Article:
On May 10, we convened our annual Media Impact Forum at the American Philosophical Society—the home of America’s oldest learned society—in Philadelphia. From its earliest days, the American republic has relied on scientific inquiry to propel our nation forward, in all facets of our life–in commerce, national defense, social policy and creative expression, among many other areas. The meeting helped philanthropy focus on the special role of science in our national debates, the importance of sharpening the communications of science, and broader issues about understanding how and when communications and storytelling make a difference.

Below, you’ll find video clips of each session. If you want the highlights, check out the thread we made for Twitter Moments. Or just read the notes here.

And here are some more in-depth impressions from those who were there:

  • One of our speakers, Ethan Zuckerman, director of the Center for Civic Media at MIT, posted his entire talk over on Medium. The gist? That Benjamin Franklin, in response to polarization and fake news, would say that these are not even remotely new concepts.
  • Independent consultant Louise Lief wrote a nice recap for the Knight Foundation’s Trust, Media & Democracy initiative, noting that, like the media, science is also having some trust issues that need to be resolved. Read it here.
  • The day before, on May 9, we hosted a smaller meeting for funders to address the particular challenges associated with communicating science. We’ve posted the full text of the opening remarks given by Brent Glass, director emeritus of the Smithsonian National Museum of American History, the world’s largest museum devoted to telling the story of America.


Vince  Stehle, Executive Director, Media Impact Funders

Mirror Images: The EepyBird Kaleidoscope 
Using three mirrors, a pair of hands and a soundtrack,  Fritz Grobe of EepyBird Studios created a mesmerizing kaleidoscope.

Overview and Objectives for the Forum 
Vince  Stehle, Executive Director, Media Impact Funders

The Science of Story Building, Part I 
Research shows that stories are the building blocks of memory. But research can also help build stories that are more memorable, compelling and inspiring. The power trio from University of Florida and the annual Frank gathering shared a set of principles rooted in a deep exploration of the scholarship in this area. This presentation was be divided into a morning session and an afternoon conclusion.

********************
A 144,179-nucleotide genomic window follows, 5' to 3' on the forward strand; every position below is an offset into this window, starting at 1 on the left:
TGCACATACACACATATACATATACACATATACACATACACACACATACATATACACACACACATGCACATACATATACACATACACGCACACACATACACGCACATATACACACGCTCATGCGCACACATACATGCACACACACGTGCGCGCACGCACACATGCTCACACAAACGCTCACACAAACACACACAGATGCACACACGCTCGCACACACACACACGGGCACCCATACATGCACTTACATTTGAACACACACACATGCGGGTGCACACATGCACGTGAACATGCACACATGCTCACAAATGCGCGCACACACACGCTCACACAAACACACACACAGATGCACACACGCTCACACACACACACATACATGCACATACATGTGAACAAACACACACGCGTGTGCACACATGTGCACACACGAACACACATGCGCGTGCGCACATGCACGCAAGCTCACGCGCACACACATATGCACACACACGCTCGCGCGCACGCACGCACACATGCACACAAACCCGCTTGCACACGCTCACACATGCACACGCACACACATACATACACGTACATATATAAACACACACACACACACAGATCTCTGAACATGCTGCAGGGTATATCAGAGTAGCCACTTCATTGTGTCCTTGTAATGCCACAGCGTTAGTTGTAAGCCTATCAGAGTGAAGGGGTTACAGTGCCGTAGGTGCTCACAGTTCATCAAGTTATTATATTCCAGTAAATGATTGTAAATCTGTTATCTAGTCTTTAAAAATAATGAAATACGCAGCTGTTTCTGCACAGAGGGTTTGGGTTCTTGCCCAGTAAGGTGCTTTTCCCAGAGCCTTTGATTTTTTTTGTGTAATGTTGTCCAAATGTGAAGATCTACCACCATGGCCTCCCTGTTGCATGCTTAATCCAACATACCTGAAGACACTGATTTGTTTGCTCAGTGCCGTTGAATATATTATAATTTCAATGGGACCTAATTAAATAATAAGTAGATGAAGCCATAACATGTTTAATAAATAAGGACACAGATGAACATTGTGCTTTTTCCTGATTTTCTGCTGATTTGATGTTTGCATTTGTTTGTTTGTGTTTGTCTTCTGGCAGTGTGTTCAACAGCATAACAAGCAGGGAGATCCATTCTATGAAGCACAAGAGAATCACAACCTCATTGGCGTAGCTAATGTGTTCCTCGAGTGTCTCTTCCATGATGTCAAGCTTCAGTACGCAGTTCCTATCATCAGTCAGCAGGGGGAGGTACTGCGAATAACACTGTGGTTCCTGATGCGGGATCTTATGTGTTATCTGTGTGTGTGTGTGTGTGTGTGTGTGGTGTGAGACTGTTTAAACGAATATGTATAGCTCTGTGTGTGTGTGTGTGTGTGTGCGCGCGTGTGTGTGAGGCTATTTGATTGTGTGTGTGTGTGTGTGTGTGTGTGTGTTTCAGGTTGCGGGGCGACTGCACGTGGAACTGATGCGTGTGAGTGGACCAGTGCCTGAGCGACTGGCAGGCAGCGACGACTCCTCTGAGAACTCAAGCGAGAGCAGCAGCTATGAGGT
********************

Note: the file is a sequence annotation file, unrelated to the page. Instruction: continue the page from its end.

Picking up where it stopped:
• Ann Christiano, Frank Karel Chair in Public Interest Communications, College of Journalism and Communications, University of Florida
    • Annie Neimand, Research Director, Center for Public Interest Communications, University of Florida
    • Matt Sheehan, Director of Stories and Emerging Platforms, Lecturer, Department of Journalism, University of Florida

The Viral Video Manifesto: EepyBird’s Recipe for Creating Contagious Content 
How do you create a video built to go viral?  How can that help spread your organization’s messages? EepyBird Studios’ Fritz Grobe and Stephen Voltz, the guys behind the Diet Coke & Mentos phenomenon who’ve been creating successful viral videos for global brands since 2006, gave an inside look at their repeatable formula for creating contagious content—and a look at the results of their pilot project for the Robert Wood Johnson Foundation.

Networking break 

An Exploration of Philanthropy and Scientific Adventure with National Geographic 
We heard from Kaitlin Yarnall, Vice President of Media Innovation for National Geographic, who offered lessons for funders from the organization’s experience as an expert in science exploration and grantmaking.

Seeking Greater Impact: The Most Unknown
Greg Boustead, Program Director of Science Sandbox at the Simons Foundation, explained how philanthropy can provide the support films need to reach larger audiences.

Rebuilding Trust in Media for a Stronger Democracy  
Indira Lakshmanan, Newmark Chair for Journalism Ethics at the Poynter Institute and a Boston Globe columnist, explored how to restore trust in journalism across the political spectrum.

Designing and Building a Healthy Space for Civic Interaction 
Ethan Zuckerman, director of the Center for Civic Media at MIT, argued that like our forefathers intended with the Postal Service and free press, we need public spheres to be carefully designed and governed to enable citizens and communities to more effectively connect, communicate and engage civically.